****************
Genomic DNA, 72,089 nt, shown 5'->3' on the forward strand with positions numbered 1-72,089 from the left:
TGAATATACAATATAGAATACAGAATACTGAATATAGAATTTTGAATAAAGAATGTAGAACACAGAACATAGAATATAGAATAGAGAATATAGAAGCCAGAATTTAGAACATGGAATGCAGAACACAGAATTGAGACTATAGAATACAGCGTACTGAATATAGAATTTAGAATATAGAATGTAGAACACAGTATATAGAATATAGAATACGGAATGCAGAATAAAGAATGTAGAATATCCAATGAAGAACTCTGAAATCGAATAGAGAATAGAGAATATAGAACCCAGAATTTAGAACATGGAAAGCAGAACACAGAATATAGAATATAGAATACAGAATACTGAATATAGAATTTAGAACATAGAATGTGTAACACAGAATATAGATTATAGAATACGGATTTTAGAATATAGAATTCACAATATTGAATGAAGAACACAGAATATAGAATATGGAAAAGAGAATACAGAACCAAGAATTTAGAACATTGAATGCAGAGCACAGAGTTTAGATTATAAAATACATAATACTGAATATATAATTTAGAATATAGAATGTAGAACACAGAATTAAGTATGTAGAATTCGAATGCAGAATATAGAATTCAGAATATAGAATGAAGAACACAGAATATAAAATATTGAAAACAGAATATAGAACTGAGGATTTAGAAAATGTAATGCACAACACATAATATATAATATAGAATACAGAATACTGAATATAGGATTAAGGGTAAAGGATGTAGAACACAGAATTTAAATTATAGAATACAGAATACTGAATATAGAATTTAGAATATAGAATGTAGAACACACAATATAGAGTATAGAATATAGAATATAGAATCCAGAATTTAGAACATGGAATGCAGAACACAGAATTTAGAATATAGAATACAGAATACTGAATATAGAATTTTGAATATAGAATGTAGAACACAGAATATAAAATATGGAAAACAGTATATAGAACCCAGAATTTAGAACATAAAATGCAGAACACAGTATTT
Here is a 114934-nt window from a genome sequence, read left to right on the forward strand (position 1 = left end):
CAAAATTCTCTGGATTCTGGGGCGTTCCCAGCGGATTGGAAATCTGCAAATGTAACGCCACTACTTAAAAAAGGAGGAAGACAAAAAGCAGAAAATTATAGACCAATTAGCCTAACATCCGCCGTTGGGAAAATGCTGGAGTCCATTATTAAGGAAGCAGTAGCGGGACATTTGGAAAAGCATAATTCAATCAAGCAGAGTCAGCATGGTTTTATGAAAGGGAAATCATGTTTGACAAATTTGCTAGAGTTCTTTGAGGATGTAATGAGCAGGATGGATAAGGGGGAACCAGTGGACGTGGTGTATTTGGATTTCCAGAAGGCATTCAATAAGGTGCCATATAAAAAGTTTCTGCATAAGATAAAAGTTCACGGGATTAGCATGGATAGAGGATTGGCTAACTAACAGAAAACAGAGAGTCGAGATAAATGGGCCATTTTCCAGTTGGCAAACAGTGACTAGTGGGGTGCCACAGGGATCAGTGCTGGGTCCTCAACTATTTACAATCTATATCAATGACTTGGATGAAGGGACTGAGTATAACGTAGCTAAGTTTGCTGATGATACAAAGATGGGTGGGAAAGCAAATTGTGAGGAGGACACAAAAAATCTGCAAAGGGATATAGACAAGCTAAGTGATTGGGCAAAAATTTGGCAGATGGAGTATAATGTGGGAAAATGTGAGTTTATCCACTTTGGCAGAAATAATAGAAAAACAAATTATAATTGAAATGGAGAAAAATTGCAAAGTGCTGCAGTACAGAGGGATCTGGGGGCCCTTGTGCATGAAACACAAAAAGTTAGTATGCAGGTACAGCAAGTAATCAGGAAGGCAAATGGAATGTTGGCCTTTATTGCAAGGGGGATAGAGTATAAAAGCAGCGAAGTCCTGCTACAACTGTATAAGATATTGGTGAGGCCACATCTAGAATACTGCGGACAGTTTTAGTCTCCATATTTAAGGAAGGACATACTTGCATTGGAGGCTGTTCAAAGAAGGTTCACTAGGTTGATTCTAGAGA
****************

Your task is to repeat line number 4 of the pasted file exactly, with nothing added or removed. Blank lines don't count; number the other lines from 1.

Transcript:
CAAAATTCTCTGGATTCTGGGGCGTTCCCAGCGGATTGGAAATCTGCAAATGTAACGCCACTACTTAAAAAAGGAGGAAGACAAAAAGCAGAAAATTATAGACCAATTAGCCTAACATCCGCCGTTGGGAAAATGCTGGAGTCCATTATTAAGGAAGCAGTAGCGGGACATTTGGAAAAGCATAATTCAATCAAGCAGAGTCAGCATGGTTTTATGAAAGGGAAATCATGTTTGACAAATTTGCTAGAGTTCTTTGAGGATGTAATGAGCAGGATGGATAAGGGGGAACCAGTGGACGTGGTGTATTTGGATTTCCAGAAGGCATTCAATAAGGTGCCATATAAAAAGTTTCTGCATAAGATAAAAGTTCACGGGATTAGCATGGATAGAGGATTGGCTAACTAACAGAAAACAGAGAGTCGAGATAAATGGGCCATTTTCCAGTTGGCAAACAGTGACTAGTGGGGTGCCACAGGGATCAGTGCTGGGTCCTCAACTATTTACAATCTATATCAATGACTTGGATGAAGGGACTGAGTATAACGTAGCTAAGTTTGCTGATGATACAAAGATGGGTGGGAAAGCAAATTGTGAGGAGGACACAAAAAATCTGCAAAGGGATATAGACAAGCTAAGTGATTGGGCAAAAATTTGGCAGATGGAGTATAATGTGGGAAAATGTGAGTTTATCCACTTTGGCAGAAATAATAGAAAAACAAATTATAATTGAAATGGAGAAAAATTGCAAAGTGCTGCAGTACAGAGGGATCTGGGGGCCCTTGTGCATGAAACACAAAAAGTTAGTATGCAGGTACAGCAAGTAATCAGGAAGGCAAATGGAATGTTGGCCTTTATTGCAAGGGGGATAGAGTATAAAAGCAGCGAAGTCCTGCTACAACTGTATAAGATATTGGTGAGGCCACATCTAGAATACTGCGGACAGTTTTAGTCTCCATATTTAAGGAAGGACATACTTGCATTGGAGGCTGTTCAAAGAAGGTTCACTAGGTTGATTCTAGAGA